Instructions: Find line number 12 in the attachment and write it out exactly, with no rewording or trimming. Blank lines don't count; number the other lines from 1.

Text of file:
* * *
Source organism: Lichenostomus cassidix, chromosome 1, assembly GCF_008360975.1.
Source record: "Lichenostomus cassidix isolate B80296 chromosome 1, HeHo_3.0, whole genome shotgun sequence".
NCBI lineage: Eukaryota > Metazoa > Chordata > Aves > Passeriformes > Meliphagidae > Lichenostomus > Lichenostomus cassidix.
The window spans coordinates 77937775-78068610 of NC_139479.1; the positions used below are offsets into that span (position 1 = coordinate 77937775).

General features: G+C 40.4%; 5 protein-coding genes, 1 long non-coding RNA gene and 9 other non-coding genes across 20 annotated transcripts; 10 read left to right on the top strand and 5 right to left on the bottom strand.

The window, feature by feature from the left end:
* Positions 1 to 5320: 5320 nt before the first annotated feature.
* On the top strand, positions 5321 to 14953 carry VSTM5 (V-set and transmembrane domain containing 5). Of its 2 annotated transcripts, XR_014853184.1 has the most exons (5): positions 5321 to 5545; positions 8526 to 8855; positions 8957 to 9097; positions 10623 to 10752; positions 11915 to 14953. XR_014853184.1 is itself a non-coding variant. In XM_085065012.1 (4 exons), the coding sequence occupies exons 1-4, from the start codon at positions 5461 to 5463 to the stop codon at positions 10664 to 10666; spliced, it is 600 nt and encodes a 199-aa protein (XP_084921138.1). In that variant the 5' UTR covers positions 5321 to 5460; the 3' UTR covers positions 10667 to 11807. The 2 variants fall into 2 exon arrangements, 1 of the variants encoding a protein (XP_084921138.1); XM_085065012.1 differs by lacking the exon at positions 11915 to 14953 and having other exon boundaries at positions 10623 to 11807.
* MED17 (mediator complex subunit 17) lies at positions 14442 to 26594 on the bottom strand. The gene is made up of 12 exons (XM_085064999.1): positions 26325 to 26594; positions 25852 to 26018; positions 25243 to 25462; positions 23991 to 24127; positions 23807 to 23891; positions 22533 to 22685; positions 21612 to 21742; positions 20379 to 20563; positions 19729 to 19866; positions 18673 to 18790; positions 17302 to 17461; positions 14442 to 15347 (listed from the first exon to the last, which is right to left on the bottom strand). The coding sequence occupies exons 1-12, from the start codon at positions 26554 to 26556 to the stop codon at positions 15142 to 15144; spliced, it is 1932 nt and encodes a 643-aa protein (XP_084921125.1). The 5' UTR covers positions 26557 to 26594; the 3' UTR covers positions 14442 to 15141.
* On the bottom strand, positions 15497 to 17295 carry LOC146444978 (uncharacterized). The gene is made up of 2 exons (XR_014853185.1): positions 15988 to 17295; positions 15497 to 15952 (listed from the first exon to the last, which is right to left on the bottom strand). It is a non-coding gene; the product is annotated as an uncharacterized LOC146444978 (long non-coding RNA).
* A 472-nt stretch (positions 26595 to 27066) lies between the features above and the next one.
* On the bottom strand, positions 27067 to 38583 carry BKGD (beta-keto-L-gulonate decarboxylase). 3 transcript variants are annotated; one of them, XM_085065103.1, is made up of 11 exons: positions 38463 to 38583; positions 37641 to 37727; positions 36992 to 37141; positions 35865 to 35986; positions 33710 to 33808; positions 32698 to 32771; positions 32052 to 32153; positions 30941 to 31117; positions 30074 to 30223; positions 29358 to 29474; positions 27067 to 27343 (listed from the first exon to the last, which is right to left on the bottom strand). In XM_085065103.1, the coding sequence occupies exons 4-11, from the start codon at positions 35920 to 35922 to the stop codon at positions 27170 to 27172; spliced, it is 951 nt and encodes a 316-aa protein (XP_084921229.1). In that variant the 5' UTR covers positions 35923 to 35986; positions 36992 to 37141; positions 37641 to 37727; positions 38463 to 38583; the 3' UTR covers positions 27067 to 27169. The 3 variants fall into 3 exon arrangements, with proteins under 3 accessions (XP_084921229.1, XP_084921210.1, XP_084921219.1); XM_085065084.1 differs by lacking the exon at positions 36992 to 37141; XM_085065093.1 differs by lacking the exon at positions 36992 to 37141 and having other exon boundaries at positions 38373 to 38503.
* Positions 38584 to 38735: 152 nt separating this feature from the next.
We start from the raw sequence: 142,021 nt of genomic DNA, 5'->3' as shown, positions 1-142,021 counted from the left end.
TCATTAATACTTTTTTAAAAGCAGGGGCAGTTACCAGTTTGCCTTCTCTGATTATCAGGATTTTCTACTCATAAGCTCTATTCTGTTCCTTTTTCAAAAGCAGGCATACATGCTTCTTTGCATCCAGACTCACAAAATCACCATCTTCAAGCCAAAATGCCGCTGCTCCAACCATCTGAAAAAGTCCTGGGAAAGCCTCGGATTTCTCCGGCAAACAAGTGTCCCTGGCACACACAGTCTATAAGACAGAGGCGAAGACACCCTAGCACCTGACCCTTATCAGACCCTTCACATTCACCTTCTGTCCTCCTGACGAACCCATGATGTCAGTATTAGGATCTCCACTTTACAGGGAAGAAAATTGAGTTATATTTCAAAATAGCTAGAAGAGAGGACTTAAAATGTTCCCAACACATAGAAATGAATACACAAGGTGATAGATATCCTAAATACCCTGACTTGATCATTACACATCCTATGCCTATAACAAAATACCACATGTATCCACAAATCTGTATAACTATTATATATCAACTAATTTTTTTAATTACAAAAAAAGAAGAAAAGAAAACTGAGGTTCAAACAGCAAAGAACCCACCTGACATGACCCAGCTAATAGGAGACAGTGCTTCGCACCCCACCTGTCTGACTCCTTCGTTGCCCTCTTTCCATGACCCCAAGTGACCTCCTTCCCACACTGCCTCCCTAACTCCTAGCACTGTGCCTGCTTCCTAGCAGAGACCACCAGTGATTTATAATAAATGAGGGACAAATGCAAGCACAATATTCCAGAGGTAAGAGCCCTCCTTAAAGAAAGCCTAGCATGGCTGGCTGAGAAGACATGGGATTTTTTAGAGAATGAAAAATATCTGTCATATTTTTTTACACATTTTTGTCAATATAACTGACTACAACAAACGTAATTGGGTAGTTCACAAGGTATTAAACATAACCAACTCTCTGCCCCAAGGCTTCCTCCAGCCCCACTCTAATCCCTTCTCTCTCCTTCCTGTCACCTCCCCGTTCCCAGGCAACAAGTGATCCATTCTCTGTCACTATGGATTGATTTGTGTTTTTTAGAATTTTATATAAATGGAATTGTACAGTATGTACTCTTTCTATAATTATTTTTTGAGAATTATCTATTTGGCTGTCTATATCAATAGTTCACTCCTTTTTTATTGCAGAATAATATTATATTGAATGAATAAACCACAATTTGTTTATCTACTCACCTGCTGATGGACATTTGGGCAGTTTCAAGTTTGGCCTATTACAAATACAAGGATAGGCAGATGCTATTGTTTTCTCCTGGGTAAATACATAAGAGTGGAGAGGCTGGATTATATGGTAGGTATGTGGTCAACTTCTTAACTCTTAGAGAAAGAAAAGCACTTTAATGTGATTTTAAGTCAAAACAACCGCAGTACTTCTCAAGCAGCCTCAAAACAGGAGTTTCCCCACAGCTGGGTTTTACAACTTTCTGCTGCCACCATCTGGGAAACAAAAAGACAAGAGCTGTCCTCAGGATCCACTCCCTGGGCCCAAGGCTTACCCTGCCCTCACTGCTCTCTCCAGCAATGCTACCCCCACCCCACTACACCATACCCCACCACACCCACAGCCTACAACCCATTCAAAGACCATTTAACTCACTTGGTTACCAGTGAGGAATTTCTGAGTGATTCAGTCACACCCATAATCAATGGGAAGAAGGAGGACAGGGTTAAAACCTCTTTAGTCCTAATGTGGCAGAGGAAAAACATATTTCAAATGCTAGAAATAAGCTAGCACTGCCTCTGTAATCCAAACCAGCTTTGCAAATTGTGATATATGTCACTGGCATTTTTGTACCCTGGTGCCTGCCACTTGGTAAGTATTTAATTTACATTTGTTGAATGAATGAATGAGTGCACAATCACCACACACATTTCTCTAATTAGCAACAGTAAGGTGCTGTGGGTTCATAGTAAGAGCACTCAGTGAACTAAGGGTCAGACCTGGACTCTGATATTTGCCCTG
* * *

* On the bottom strand, positions 27067 to 38583 carry BKGD (beta-keto-L-gulonate decarboxylase). 3 transcript variants are annotated; one of them, XM_085065103.1, is made up of 11 exons: positions 38463 to 38583; positions 37641 to 37727; positions 36992 to 37141; positions 35865 to 35986; positions 33710 to 33808; positions 32698 to 32771; positions 32052 to 32153; positions 30941 to 31117; positions 30074 to 30223; positions 29358 to 29474; positions 27067 to 27343 (listed from the first exon to the last, which is right to left on the bottom strand). In XM_085065103.1, the coding sequence occupies exons 4-11, from the start codon at positions 35920 to 35922 to the stop codon at positions 27170 to 27172; spliced, it is 951 nt and encodes a 316-aa protein (XP_084921229.1). In that variant the 5' UTR covers positions 35923 to 35986; positions 36992 to 37141; positions 37641 to 37727; positions 38463 to 38583; the 3' UTR covers positions 27067 to 27169. The 3 variants fall into 3 exon arrangements, with proteins under 3 accessions (XP_084921229.1, XP_084921210.1, XP_084921219.1); XM_085065084.1 differs by lacking the exon at positions 36992 to 37141; XM_085065093.1 differs by lacking the exon at positions 36992 to 37141 and having other exon boundaries at positions 38373 to 38503.